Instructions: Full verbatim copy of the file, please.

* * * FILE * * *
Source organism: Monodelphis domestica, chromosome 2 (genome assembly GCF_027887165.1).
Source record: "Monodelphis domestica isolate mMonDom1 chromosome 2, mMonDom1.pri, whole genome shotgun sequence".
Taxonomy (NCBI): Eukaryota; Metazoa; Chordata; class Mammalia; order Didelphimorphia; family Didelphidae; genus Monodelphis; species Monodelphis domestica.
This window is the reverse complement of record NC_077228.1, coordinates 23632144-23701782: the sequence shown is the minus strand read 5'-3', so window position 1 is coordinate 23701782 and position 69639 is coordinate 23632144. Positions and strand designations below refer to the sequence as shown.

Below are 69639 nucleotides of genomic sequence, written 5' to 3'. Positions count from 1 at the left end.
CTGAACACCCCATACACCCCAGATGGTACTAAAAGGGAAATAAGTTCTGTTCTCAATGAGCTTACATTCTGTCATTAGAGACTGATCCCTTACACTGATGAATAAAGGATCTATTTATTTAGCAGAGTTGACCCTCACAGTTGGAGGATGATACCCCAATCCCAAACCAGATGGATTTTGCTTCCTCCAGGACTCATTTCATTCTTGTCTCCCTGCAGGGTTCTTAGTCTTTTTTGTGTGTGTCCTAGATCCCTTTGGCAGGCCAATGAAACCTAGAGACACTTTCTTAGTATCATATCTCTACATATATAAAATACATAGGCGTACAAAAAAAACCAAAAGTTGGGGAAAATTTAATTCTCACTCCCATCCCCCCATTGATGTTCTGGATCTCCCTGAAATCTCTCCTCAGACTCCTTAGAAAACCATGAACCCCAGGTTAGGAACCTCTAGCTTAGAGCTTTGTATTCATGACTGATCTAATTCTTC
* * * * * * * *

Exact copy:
Source organism: Monodelphis domestica, chromosome 2 (genome assembly GCF_027887165.1).
Source record: "Monodelphis domestica isolate mMonDom1 chromosome 2, mMonDom1.pri, whole genome shotgun sequence".
Taxonomy (NCBI): Eukaryota; Metazoa; Chordata; class Mammalia; order Didelphimorphia; family Didelphidae; genus Monodelphis; species Monodelphis domestica.
This window is the reverse complement of record NC_077228.1, coordinates 23632144-23701782: the sequence shown is the minus strand read 5'-3', so window position 1 is coordinate 23701782 and position 69639 is coordinate 23632144. Positions and strand designations below refer to the sequence as shown.

Below are 69639 nucleotides of genomic sequence, written 5' to 3'. Positions count from 1 at the left end.
CTGAACACCCCATACACCCCAGATGGTACTAAAAGGGAAATAAGTTCTGTTCTCAATGAGCTTACATTCTGTCATTAGAGACTGATCCCTTACACTGATGAATAAAGGATCTATTTATTTAGCAGAGTTGACCCTCACAGTTGGAGGATGATACCCCAATCCCAAACCAGATGGATTTTGCTTCCTCCAGGACTCATTTCATTCTTGTCTCCCTGCAGGGTTCTTAGTCTTTTTTGTGTGTGTCCTAGATCCCTTTGGCAGGCCAATGAAACCTAGAGACACTTTCTTAGTATCATATCTCTACATATATAAAATACATAGGCGTACAAAAAAAACCAAAAGTTGGGGAAAATTTAATTCTCACTCCCATCCCCCCATTGATGTTCTGGATCTCCCTGAAATCTCTCCTCAGACTCCTTAGAAAACCATGAACCCCAGGTTAGGAACCTCTAGCTTAGAGCTTTGTATTCATGACTGATCTAATTCTTC